The Rise of Network-as-a-Service

The Rise of Network-as-a-Service

Author: Jim Hodges is Chief Analyst – Cloud and Security, Heavy Reading. This blog post first appeared on lighreading.com.

 

In order to remain relevant in both a business and technical context, communications service providers (CSPs) must continue to transition existing services to virtualized network function (VNF)-based services that run in a multi-tenant cloud environment. This is a vital step since it enables CSPs to deliver a much broader suite of progressive services. One service that stands out here is network-as-a-service (NaaS).

 

The value proposition that is fueling NaaS growth is that by leveraging the programmability of the cloud, CSPs can create highly customizable VNF-based services for any party who requires a full scope of services or specific network capabilities and does not want to deploy their own infrastructure. By adopting this model, the network conceptually becomes a service in itself compared to the legacy model, where the network was simply a foundational service delivery artifact.

Given its inherent flexibility, NaaS continues to gain market traction as it is evolving. In the first phase of NaaS

deployments, the focus was on leveraging the multi-tenancy capabilities of the cloud to provide customers with low cost access to services for a specific contracted period based on their usage patterns and requirements. In this phase, NaaS was first paired with SD-WAN to support low-cost service deployments with a premium-service feel. Technologies driving continuous evolution

 

However, in only a short period of time, we have seen NaaS evolve into a new phase as potent technologies such as automation are introduced into the cloud. One leading NaaS automation use case gaining market momentum today is to utilize the technology to facilitate high-value automated security services that can be purchased on either a temporary or permanent basis. Some of the value-added security features gaining momentum include the introduction of proactive network monitoring and security policy enforcement, supported by advanced firewall and packet inspection capabilities.

 

We are also witnessing the adoption of more flexible usage-based billing models and dedicated customer support resources to further expand the NaaS value proposition. Another consideration of this phase is the ability to provide end users greater control over service execution through the integration of a customer portal.

Preparing for the future: the public cloud and a NaaS-based services marketplace

And, looking forward, another phase of NaaS is now developing. While still being defined, some of the attributes that are emerging include the expansion of running NaaS VNF service workloads in public clouds and the adoption of a NaaS marketplace. Although the transition of running telco services in the public cloud domain will likely be a gradual process, there is already initial demand for this capability for greenfield service applications. The attraction here is that the public cloud is well-suited to deliver any service that has demanding compute requirements. It is also well-suited for a CSP that wants to enter a new market and minimize investment risk by foregoing the need to make an infrastructure investment. One example of an early adopter of this approach is Orange, which is now providing messaging services in Spain utilizing only public cloud resources.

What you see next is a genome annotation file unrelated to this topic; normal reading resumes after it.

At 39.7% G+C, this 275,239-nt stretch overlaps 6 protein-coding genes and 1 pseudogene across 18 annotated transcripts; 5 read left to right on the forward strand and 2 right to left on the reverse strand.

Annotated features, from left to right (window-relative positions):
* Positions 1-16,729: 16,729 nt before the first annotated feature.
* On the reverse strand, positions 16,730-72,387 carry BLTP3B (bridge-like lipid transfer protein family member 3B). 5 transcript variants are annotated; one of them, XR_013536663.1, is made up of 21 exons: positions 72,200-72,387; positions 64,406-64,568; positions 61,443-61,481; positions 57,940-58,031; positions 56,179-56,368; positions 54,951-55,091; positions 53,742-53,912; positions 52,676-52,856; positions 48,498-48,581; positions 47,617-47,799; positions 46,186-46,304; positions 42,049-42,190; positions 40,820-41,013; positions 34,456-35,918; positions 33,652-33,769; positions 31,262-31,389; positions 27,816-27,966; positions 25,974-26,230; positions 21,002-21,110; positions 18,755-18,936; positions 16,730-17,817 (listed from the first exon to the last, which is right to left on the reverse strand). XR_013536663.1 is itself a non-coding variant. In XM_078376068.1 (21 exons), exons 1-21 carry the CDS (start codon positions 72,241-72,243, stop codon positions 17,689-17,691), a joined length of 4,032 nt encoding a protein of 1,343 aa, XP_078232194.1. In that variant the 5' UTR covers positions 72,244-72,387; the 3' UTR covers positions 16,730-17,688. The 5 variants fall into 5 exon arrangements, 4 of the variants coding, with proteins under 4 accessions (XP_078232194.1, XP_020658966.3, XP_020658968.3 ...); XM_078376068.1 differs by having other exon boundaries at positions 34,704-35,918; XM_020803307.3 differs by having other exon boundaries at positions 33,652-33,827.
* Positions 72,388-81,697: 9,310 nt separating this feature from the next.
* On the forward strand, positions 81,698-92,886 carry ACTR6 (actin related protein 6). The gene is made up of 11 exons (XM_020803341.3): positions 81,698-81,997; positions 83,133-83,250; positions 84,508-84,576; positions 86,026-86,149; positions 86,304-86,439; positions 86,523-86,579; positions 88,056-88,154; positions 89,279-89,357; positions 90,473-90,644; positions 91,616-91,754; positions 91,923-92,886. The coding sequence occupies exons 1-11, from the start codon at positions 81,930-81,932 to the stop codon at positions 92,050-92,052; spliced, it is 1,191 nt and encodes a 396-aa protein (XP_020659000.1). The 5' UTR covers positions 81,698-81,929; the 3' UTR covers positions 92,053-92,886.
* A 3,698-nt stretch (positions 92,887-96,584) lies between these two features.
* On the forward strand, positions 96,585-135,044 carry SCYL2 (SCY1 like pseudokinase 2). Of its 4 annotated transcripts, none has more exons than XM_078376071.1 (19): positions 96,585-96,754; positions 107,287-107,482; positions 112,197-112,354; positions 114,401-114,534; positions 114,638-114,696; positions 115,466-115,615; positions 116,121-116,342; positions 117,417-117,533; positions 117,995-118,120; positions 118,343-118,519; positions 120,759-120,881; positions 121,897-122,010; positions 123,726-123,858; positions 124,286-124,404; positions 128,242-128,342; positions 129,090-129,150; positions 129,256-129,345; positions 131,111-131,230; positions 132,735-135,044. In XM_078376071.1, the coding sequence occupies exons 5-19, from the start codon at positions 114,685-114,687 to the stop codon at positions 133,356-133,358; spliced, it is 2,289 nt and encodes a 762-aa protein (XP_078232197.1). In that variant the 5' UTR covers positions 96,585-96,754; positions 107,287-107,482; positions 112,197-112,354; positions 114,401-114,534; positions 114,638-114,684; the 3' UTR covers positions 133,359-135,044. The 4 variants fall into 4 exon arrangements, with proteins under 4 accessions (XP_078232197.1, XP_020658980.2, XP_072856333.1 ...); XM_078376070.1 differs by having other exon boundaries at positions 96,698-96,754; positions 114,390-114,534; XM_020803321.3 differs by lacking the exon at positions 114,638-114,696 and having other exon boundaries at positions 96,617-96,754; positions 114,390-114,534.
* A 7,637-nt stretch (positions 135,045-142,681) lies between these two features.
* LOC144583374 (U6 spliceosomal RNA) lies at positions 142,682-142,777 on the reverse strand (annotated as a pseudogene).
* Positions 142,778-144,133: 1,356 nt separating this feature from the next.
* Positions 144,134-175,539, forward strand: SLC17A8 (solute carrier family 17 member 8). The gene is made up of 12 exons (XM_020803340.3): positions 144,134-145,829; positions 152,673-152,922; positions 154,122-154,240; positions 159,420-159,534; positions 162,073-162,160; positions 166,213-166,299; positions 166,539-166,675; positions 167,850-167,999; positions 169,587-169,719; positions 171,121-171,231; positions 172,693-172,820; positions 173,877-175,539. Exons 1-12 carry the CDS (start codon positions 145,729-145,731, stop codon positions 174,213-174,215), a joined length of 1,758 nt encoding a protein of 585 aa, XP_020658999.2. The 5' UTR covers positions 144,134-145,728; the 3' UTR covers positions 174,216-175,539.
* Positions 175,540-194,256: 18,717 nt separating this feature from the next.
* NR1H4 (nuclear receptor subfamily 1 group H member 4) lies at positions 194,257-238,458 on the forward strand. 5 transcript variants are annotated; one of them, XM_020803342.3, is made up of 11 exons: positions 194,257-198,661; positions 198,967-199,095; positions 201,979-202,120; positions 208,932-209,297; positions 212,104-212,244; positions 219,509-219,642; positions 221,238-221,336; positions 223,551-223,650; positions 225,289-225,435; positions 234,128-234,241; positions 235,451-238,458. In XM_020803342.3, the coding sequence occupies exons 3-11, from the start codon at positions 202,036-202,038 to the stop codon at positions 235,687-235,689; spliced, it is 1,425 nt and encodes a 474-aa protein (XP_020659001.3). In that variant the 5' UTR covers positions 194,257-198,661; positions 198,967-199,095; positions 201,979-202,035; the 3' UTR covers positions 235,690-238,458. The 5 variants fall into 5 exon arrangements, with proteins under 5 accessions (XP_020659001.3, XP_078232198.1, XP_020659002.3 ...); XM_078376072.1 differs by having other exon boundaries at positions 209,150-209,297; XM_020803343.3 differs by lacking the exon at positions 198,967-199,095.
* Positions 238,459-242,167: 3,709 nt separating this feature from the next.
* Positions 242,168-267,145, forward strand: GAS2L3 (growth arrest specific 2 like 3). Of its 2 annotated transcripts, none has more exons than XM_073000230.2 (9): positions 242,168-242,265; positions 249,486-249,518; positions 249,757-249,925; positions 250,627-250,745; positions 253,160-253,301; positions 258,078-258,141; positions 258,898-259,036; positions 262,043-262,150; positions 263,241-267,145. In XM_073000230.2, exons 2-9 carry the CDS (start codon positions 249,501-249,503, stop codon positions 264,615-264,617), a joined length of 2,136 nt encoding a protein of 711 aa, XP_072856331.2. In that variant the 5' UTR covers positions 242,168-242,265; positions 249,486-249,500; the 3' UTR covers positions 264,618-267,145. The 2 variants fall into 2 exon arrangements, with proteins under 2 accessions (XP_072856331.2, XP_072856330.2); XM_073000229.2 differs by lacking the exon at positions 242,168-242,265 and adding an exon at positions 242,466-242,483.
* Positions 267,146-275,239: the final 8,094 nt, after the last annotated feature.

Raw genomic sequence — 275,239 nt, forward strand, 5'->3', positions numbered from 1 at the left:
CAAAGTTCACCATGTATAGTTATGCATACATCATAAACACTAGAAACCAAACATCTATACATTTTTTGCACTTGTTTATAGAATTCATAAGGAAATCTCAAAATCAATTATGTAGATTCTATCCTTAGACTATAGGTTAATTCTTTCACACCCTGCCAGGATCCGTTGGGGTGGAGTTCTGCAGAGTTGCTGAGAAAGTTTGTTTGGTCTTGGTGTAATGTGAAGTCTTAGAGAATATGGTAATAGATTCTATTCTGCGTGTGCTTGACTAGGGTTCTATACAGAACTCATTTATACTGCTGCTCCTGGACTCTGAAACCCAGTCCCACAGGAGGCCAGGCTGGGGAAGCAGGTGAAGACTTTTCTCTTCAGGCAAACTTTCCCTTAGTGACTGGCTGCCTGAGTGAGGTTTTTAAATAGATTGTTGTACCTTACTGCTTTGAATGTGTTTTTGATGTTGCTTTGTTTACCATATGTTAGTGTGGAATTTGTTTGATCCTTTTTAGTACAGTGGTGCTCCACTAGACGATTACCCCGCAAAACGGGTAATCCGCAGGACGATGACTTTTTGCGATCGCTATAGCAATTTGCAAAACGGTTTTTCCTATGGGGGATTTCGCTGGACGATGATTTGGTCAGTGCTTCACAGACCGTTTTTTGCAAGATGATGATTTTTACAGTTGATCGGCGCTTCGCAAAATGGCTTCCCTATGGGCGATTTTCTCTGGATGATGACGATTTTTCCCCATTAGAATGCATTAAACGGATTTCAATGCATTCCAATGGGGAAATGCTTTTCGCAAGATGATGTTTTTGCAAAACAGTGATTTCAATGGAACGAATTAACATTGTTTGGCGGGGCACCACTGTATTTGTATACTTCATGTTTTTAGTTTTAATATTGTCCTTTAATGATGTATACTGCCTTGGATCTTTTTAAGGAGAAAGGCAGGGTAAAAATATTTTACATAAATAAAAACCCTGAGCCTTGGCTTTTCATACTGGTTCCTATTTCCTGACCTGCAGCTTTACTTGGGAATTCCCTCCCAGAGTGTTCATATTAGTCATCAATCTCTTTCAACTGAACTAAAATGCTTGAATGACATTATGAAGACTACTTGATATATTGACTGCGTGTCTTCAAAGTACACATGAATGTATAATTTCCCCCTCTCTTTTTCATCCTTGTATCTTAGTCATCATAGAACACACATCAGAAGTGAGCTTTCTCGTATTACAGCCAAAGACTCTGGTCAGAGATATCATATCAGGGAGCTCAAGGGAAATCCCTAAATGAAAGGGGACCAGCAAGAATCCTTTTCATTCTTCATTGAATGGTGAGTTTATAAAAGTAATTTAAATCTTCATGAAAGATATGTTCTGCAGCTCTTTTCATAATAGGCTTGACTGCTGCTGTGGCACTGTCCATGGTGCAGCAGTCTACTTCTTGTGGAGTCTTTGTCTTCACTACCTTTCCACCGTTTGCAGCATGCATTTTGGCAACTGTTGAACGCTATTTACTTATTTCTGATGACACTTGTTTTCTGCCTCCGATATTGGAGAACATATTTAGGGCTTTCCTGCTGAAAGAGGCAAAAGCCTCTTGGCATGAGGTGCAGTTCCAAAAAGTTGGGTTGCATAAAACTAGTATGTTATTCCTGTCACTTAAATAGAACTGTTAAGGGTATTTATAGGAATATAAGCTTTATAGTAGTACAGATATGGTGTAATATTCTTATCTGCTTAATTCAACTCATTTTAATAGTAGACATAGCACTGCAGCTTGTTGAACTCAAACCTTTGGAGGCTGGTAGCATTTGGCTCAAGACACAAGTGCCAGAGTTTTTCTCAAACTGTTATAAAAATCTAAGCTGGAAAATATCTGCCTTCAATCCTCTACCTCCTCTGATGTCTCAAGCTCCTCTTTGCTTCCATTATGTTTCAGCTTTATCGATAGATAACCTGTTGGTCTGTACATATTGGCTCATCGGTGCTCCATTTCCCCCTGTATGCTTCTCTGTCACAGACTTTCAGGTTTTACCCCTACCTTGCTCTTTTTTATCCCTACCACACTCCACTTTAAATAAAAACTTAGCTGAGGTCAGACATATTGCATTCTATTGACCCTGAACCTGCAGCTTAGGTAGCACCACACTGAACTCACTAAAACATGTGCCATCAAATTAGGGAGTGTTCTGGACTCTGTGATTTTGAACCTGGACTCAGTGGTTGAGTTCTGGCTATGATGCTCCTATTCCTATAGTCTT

An additional significant consideration is the emergence of a NaaS-based services marketplace. In this model, commercial demand for VNF-based services leads to the formation of an open marketplace where any customer can purchase any VNF service running in a NaaS environment in any cloud. This marketplace also seamlessly supports the simplified usage billing models and advanced policy-based security services referenced above. Both these capabilities will become even more vital as the services marketplace widens when VNF services from adjacent markets such as Internet of Things (IoT) and connected cars start to attain commercial scale and run as dedicated slices on 5G networks.

 

As a result, future phases of NaaS will only continue to enhance and expand the value proposition scope for CSPs and customers alike. NaaS will support both parties as they continue on a journey that ultimately will take them to a service and marketplace domain that possesses few -- if any -- service limitations.

 

Want to learn more about NaaS? Read about the top three requirements for a successful NaaS deployment.

 

 

Summary

To remain relevant in both a business and technical context, communications service providers (CSPs) must continue to transition existing services to virtualized network function (VNF)-based services that run in a multi-tenant cloud environment. This is a vital step since it enables CSPs to deliver a much broader suite of progressive services. One service that stands out here is network-as-a-service (NaaS). What’s it all about?

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Summary

To remain relevant in both a business and technical context, communications service providers (CSPs) must continue to transition existing services to virtualized network function (VNF)-based services that run in a multi-tenant cloud environment. This is a vital step since it enables CSPs to deliver a much broader suite of progressive services. One service that stands out here is network-as-a-service (NaaS). What’s it all about?

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